The Framework Programmes (FPs) funded by the European Commission support transnational research collaborations in order to make the European Research Area more competitive. Some have raised concerns that the FPs compromise the cohesion policies of the European Commission aimed at reducing income

  8. The 2 °C global warming effect on summer European tourism through different indices.

    Science.gov (United States)

    Grillakis, Manolis G; Koutroulis, Aristeidis G; Tsanis, Ioannis K

    2016-08-01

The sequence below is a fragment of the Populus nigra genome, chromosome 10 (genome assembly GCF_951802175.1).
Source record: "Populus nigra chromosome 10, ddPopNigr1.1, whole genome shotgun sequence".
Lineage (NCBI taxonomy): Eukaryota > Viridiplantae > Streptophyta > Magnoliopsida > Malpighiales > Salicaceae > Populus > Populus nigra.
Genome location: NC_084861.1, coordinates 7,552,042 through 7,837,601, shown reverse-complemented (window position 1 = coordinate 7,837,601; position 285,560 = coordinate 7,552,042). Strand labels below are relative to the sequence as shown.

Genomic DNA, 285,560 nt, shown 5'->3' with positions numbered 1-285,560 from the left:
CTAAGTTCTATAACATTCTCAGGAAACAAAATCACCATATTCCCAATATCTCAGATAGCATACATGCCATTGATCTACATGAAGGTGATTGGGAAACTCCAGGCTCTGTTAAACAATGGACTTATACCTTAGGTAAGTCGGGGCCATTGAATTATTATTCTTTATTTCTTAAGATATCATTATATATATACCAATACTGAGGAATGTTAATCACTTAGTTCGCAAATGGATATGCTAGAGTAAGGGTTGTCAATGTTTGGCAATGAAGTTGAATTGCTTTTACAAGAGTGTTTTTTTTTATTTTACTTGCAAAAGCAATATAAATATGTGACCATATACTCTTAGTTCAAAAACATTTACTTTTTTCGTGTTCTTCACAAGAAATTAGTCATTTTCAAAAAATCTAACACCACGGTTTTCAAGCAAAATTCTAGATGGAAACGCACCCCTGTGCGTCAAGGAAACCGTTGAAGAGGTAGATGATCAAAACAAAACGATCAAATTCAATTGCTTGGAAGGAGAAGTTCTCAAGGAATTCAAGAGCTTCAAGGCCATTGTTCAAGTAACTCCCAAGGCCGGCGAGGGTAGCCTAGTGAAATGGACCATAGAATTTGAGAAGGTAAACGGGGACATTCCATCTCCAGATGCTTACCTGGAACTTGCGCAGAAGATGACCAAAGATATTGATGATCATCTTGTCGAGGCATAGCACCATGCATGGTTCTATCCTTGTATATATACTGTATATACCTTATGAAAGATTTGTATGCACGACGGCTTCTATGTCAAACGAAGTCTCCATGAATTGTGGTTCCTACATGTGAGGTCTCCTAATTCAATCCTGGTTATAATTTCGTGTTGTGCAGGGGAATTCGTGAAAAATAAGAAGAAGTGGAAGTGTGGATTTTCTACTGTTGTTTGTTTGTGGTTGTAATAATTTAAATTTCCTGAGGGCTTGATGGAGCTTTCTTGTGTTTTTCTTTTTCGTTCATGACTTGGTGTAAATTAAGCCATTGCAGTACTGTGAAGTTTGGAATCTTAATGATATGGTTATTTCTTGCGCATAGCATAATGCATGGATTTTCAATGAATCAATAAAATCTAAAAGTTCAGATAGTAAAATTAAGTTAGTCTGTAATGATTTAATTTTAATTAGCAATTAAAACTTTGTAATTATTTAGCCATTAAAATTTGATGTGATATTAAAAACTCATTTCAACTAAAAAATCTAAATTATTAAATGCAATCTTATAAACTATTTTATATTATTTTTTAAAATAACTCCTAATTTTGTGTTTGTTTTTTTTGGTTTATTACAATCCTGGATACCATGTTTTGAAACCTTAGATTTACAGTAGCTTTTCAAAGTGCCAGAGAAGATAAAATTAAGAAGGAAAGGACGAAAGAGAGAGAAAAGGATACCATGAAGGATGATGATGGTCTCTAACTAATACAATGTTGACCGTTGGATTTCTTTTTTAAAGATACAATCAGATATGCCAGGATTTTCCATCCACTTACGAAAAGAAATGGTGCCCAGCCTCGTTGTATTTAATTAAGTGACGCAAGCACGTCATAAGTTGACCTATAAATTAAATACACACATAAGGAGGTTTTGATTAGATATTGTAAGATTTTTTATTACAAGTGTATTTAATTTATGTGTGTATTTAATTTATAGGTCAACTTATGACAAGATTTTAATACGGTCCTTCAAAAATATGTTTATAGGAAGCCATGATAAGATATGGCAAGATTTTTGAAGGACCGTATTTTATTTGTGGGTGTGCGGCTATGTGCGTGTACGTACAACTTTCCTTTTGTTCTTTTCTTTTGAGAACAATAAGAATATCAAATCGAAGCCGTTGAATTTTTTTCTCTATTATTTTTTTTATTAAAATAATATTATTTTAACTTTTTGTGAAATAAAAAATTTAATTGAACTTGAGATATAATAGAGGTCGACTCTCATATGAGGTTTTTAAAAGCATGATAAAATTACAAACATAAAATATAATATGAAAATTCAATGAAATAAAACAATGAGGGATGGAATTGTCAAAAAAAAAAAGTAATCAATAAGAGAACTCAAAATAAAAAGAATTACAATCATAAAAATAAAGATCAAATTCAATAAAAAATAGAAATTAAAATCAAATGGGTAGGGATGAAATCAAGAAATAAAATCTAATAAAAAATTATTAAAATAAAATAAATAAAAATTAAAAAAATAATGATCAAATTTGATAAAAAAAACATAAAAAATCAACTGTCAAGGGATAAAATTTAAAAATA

Climate and weather patterns are an essential resource for outdoor tourism activities. The projected changes in climate and weather patterns are expected to affect the future state of tourism. The present study aims to quantify the positive or negative effect of a 2 °C global warming on summertime climate comfort in the sense of exercising activities that involve light body activity. The well-established Climate Index for Tourism (CIT) and three variants of the widely used Tourism Climatic Index (TCI) were analyzed. Additionally, a new index based on TCI and CIT was tested and compared against the precious indices. Past and future climate data of five high-resolution regional climate models (RCMs) from different Representative Concentration Pathways (RCP4.5 and RCP8.5) of the European Coordinated Regional Climate Downscaling Experiment (Euro-CORDEX) for a +2 °C period were used. The results indicate improvement in the climate comfort for the majority of European areas for the May to October period. For the June to August period, central and northern European areas are projected to improve, while marginal improvement is found for Mediterranean countries. Furthermore, in specific cases of adjacent Mediterranean areas such as the southern Iberian Peninsula, the June to August climate favorability is projected to reduce as a result of the increase to daytime temperature. The use of a set of different indices and different RCMs and RCPs samples a large fraction of the uncertainty that is crucial for providing robust regional impact information due to climate change. The analysis revealed the similarities and the differences in the magnitude of change across the different indices. Moreover, discrepancies were found in the results of different concentration pathways to the +2 °C global warming, with the RCP8.5 projecting more significant changes for some of the analyzed indices. The estimation of the TCI using different timescale climate data did not change the